The basic rule for personal injury is that compensation may be available to you for an accident that wasn’t your fault.

But is it always that easy to determine who is at fault for an accident? As we all know there are two sides to every story and, particularly in an incident involving another party, your recollection of events may conflict with someone else’s.

Or maybe fault is more difficult to pin down. If you slip or trip in an office hallway, is it your duty to be aware of your environment or the building owner’s duty to provide an environment free of hazards?

There are of course legal answers to all the various technicalities this involves – and when it comes to proving your claim, our lawyers are the experts at determining and proving fault. And since we operate on a no-win, no-fee basis, it may be worth consulting our team for advice even if you are unsure.

But what if you just want a simple answer? “Who was at fault for my accident?” Here are a few ways you can make it clearer, so you can make your claim with confidence.

Note: This is not a complete list of all the factors that will go into making a final, legal decision on fault in your claim and should not be taken as legal advice on your circumstances. To get a complete answer on your claim or advice on how to prove fault, please consult our legal professionals.

On the road

Disputes over fault in road traffic accidents are all too common. If an accident occurs between two vehicles, it’s not unusual for one person to take responsibility and apologise  at the scene, only to go back and deny it when it comes to making an insurance claim. Though there’s little you can do about the other person’s account it can still be worth mentioning in your claim and, at the very least, you can consider it a reassurance that you’re doing the right thing by making your claim.

Things to consider when you’re in an accident on the road are:

  • Were any traffic laws broken?
  • Were either of you speeding?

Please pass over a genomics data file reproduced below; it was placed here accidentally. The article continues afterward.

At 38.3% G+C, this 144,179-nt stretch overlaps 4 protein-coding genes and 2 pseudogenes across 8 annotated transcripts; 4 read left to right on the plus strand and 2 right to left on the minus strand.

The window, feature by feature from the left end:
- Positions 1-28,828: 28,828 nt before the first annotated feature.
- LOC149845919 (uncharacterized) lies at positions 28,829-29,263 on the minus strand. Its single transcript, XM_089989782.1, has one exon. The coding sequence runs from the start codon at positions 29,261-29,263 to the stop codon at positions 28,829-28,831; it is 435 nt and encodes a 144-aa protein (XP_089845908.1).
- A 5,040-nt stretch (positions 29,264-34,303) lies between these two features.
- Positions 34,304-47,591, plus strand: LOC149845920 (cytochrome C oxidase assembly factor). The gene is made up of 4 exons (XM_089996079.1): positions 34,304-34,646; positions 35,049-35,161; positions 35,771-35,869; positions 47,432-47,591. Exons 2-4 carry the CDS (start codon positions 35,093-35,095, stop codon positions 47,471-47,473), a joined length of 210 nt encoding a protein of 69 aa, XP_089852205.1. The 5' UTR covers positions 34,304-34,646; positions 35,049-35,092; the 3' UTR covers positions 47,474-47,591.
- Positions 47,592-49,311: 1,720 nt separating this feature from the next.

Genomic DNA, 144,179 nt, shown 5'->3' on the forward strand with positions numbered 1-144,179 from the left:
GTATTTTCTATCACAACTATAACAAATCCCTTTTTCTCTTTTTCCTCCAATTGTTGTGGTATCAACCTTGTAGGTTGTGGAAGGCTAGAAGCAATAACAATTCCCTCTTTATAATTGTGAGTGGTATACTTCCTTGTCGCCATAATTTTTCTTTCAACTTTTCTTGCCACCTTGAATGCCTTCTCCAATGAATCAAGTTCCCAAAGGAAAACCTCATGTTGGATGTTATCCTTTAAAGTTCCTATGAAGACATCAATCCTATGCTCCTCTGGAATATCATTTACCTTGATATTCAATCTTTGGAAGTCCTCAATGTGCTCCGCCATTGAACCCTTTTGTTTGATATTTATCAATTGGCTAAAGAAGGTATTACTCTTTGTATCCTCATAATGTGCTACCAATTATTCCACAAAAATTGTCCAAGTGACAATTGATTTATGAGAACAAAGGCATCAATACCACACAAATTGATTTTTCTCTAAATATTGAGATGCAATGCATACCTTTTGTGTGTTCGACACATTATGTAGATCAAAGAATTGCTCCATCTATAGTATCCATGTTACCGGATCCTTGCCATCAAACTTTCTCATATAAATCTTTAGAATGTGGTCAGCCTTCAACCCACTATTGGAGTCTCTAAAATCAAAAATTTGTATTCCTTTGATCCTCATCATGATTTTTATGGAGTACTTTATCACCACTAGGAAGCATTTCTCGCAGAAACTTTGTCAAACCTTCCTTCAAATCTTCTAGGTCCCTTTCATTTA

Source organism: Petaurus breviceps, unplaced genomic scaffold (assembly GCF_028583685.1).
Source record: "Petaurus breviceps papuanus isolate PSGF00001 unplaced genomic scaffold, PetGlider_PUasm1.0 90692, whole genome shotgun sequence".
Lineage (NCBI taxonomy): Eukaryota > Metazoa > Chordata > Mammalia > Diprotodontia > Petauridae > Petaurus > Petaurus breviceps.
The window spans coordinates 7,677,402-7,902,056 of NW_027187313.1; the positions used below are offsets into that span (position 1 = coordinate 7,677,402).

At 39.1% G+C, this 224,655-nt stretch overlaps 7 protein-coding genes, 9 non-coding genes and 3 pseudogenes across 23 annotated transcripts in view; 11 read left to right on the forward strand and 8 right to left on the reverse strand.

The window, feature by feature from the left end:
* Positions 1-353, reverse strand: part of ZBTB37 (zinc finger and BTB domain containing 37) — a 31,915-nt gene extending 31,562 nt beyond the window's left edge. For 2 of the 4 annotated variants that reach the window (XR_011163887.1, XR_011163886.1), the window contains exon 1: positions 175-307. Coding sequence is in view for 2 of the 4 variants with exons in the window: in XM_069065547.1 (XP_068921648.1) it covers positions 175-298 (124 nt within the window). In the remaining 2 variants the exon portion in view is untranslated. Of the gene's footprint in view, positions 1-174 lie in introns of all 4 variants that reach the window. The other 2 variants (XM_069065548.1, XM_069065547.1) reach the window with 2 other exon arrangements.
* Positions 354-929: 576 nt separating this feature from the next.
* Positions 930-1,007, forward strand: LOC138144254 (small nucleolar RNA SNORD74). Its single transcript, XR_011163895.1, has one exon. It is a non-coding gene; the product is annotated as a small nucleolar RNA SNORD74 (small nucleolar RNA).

• Were you under the influence of drugs or alcohol?
  • Were either of you using a mobile phone at the time of the accident?
  • Were there any other distractions causing either of you to take your attention off the road

Remember that all drivers have a responsibility to obey the laws of the road and drive in a safe manner with full awareness of the road. Any action that doesn’t conform to this, or not taking any action that a reasonably careful driver should have taken, can be considered negligence.

Sometimes, if there is no other proof, fault is given based on the positioning of the vehicles – it is more likely that a driver who hits another from behind is assigned the blame (unless the car in front made a sharp emergency stop for no valid reason), or a driver turning across oncoming traffic resulting in an accident.

Of course any witness accounts or camera footage of the accident is going to be extremely useful in helping to prove fault.

There are of course many other factors that may determine fault in a road traffic accident so if you’re unsure it’s best to consult a legal professional who is aware of the various nuances of fault and negligence and can advise you on your claim.

At work

The workplace is where many of us spend a majority of our time and whether you work in an office, a restaurant or an oil rig – every workplace has potential hazards.

Your rights as an employee are to be protected from injury or illness through appropriate safety measures. Your employer has a duty of care towards all their workers and should provide adequate safety measures, personal protective equipment, safety training and warning signs throughout the workplace as well as conducting regular inspection and maintenance of machine and equipment.  They should also ensure that the working environment is in suitable condition for use with adequate lighting, heat, emergency exits and free of contagions, spills or tripping hazards.